"Where Paradise is Just a Howl Away"




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How to Choose a Great Breeder



Before choosing any breeder, the most important thing you must do is research, research, research! 


Learn about content and percentages first and foremost so you can at least determine whether of not the breeder of your choice is misrepping, either intentionally or unintentionally. 


Research the various dog breeds and wolf subspecies used in wolfdog lines. Then educate yourself on wolfdog behavior and biological functioning. 


Learn about proper containment, diet, training and socializing


Breeders don't mind answering questions about their lines and what to expect when owning one of their pups, but not all of them have the time to educate you from the ground up.


Once you have done adequate research, and you are confident you can handle a wolfdog, you can get started on seeking out a breeder.





Here are some tips on how to choose a breeder, and what to look for in a reputable breeder.

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#1:

~ Locate a breeder who produces pups in the content range you are aiming for. 


If you are a beginner and are looking for a low or mid content wolfdog, it will do you no good to ask about the upcoming litter of a high content breeder. It is okay to ask a reputable breeder of high contents if they know of any reputable low or mid content breeders. Most of the time, they will happily point you in the right direction.




#2:

~ Always look for a breeder who will talk to you and help you during the life of your wolfdog.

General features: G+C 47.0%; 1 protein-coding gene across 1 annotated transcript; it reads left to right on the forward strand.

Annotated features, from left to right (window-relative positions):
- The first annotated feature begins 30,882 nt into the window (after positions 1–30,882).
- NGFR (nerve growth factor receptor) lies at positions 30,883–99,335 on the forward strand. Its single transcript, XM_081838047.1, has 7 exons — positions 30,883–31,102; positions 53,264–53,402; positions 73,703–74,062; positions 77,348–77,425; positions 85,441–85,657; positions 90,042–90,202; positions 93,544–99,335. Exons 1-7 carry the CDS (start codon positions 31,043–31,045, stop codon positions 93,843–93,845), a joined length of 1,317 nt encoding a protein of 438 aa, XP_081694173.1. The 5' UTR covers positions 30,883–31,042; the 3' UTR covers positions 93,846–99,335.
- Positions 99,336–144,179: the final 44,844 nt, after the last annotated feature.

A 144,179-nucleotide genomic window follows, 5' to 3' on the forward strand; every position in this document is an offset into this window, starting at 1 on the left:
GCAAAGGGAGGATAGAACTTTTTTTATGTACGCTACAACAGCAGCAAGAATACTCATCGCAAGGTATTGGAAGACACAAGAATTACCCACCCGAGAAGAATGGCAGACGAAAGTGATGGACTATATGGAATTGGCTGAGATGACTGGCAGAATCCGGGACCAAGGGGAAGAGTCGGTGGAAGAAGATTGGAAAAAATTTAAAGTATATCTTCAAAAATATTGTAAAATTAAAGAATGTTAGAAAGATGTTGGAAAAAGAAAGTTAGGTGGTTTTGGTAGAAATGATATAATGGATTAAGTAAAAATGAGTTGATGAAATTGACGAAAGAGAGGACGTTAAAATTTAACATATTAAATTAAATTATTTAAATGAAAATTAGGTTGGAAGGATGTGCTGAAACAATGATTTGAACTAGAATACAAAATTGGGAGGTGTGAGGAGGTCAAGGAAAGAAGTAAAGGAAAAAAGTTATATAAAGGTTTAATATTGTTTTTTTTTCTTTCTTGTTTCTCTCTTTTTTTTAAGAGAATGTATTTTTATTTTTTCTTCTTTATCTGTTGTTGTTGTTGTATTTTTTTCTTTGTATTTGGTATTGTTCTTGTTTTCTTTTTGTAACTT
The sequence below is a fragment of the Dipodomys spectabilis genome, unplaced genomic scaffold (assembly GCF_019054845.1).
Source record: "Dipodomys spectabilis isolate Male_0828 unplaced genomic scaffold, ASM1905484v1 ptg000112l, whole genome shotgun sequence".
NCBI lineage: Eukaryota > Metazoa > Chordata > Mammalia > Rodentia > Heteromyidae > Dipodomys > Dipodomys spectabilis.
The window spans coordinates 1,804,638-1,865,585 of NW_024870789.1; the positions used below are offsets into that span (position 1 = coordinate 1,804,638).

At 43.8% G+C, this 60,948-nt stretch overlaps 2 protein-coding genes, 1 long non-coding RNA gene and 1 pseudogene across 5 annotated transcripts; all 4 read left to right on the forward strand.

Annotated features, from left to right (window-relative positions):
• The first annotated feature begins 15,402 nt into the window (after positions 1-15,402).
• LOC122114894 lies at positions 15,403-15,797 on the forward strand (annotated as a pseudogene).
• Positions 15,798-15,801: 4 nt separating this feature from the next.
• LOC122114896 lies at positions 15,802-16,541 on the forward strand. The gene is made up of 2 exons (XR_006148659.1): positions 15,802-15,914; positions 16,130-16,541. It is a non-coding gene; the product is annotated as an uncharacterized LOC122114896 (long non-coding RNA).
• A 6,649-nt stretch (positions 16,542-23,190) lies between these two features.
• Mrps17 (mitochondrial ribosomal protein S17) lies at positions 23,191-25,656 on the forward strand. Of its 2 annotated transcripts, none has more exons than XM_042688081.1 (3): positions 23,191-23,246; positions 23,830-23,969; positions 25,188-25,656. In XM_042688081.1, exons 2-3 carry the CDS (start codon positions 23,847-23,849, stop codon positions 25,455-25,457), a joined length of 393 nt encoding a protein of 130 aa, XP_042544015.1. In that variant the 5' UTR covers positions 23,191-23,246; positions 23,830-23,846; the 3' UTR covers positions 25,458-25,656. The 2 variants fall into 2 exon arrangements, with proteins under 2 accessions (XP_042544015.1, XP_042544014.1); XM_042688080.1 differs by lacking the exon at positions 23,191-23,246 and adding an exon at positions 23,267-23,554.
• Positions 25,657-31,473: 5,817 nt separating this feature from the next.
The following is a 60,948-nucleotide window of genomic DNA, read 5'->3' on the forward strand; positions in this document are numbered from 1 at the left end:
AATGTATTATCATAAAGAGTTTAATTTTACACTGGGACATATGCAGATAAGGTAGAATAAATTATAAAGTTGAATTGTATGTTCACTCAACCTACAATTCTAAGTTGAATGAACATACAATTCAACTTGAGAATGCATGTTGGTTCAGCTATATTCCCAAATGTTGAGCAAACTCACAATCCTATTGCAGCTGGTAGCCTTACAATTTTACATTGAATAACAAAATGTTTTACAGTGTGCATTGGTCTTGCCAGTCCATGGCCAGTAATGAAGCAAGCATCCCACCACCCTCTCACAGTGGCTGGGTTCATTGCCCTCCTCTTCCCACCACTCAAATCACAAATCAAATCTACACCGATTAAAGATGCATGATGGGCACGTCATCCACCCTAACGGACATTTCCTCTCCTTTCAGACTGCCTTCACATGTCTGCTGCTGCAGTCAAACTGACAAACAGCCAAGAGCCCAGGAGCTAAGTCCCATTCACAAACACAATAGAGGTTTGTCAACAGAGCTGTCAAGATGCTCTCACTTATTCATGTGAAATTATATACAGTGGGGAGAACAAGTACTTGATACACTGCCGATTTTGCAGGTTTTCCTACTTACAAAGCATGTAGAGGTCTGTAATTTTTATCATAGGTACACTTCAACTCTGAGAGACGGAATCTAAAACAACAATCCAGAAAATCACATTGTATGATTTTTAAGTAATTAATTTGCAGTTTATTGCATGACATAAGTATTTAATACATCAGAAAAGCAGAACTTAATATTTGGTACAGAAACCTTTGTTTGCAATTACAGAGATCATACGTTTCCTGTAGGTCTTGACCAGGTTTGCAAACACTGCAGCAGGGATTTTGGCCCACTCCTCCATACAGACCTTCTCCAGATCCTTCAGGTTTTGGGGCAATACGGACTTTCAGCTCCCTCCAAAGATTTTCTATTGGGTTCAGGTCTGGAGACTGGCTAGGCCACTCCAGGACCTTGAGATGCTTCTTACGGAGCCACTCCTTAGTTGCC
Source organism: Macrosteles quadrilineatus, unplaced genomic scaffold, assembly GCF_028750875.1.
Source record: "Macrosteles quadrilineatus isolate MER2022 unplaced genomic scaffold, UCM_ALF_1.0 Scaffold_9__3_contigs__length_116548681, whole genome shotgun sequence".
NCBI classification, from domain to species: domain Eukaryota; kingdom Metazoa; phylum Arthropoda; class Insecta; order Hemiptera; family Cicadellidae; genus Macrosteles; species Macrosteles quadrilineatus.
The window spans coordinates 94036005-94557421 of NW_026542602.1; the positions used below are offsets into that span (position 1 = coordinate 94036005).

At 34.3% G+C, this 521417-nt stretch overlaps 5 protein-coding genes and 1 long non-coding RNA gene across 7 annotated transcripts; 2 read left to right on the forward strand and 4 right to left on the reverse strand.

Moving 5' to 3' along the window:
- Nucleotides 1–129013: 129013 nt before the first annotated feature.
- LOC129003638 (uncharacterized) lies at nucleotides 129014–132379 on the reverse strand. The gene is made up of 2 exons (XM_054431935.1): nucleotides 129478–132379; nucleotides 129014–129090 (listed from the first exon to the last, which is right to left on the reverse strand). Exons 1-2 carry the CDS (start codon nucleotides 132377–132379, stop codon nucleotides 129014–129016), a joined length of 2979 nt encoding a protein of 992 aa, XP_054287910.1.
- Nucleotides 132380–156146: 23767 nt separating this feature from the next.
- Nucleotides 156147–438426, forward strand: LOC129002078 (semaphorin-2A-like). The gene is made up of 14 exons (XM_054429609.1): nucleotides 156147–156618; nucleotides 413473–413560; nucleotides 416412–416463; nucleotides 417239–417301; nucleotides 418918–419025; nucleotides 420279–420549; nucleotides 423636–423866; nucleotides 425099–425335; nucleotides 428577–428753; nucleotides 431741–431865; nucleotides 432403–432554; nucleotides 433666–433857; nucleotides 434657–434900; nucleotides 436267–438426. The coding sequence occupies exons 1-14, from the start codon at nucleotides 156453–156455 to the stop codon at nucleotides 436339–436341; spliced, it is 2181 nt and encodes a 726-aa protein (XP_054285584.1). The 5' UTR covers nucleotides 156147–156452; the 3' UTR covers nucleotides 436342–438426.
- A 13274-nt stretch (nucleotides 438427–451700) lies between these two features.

Avoid breeders who don't ask you any questions regarding your experience level, containment set up or state and county legalities. Reputable breeders will want to have long discussions with you, preferably over the phone, in regards to why you want a wolfdog pup, how you plan on raising it, whether or not you have a wolfdog-friendly vet, and even request pictures of your previous/current wolfdog. A good breeder will encourage photo updates and continued questions even after you take the pup home with you.





#3:

~ Look for a breeder who will be willing to take the pup back [at any age] should any unforeseen misfortune occur where your situation does not allow you to find your wolfdog a proper home.


Avoid any breeder, regardless of how popular they are, who doesn't take their pups back should you be unable to keep it. All reputable breeders have a clause in their contract regarding returns. A good breeder should insist on getting their pups back, even if it is turned over to a rescue, shelter or sanctuary.





#4:

~ Find a breeder who will quiz you and talk to you for a long time, and doesn't want to rush you through the process just so they can get the money from you.


If the breeder demands the fee before any questions are asked regarding your skill level, legalities in your area or questions involving containment, it is unlikely the breeder cares for anything other than money. If the site has a Pay Now button, move on. This breeder will not be helpful and their lust for money likely outweighs their honesty regarding their bloodlines.





#5:

~ Find a breeder who will let you see not only the parents, but the pups' siblings as well, if possible. 


Beware of shady breeders who won't show you anything. Many breeders, even those with a "good reputation" will refuse to allow anyone on their property to see the animals, and will insist on meeting in a parking lot somewhere. Avoid breeders who have inconsistent stories. If the breeder seems shady and won't let you view the animals through anything but a photo, there's a good chance the photos are stolen from someone else.





#6:
~ Make sure the breeder you choose is well-informed and very knowledgeable about the breed. 


The amount of misrepping wolfdog breeders is staggering. While many knowingly misrep in order to make more money off of their nordic-cross pups, most breeders who misrepresent do it unknowingly. And while some are willing to learn with gentle education, others become stubborn and hardened by the idea that they don't know as much as they think they do.